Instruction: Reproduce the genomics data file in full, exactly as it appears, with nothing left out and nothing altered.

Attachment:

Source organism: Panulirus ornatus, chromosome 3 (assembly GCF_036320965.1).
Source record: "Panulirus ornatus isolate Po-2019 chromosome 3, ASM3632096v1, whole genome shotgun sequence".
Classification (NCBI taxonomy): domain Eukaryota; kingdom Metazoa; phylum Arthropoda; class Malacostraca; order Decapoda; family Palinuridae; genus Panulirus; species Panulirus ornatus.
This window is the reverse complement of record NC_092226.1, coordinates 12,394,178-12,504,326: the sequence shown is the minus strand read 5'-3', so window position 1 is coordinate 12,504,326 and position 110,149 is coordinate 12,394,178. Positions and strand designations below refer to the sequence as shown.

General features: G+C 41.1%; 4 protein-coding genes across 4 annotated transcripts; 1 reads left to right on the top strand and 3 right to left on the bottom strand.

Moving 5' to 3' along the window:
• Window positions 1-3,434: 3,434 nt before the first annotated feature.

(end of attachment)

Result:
Source organism: Panulirus ornatus, chromosome 3 (assembly GCF_036320965.1).
Source record: "Panulirus ornatus isolate Po-2019 chromosome 3, ASM3632096v1, whole genome shotgun sequence".
Classification (NCBI taxonomy): domain Eukaryota; kingdom Metazoa; phylum Arthropoda; class Malacostraca; order Decapoda; family Palinuridae; genus Panulirus; species Panulirus ornatus.
This window is the reverse complement of record NC_092226.1, coordinates 12,394,178-12,504,326: the sequence shown is the minus strand read 5'-3', so window position 1 is coordinate 12,504,326 and position 110,149 is coordinate 12,394,178. Positions and strand designations below refer to the sequence as shown.

General features: G+C 41.1%; 4 protein-coding genes across 4 annotated transcripts; 1 reads left to right on the top strand and 3 right to left on the bottom strand.

Moving 5' to 3' along the window:
• Window positions 1-3,434: 3,434 nt before the first annotated feature.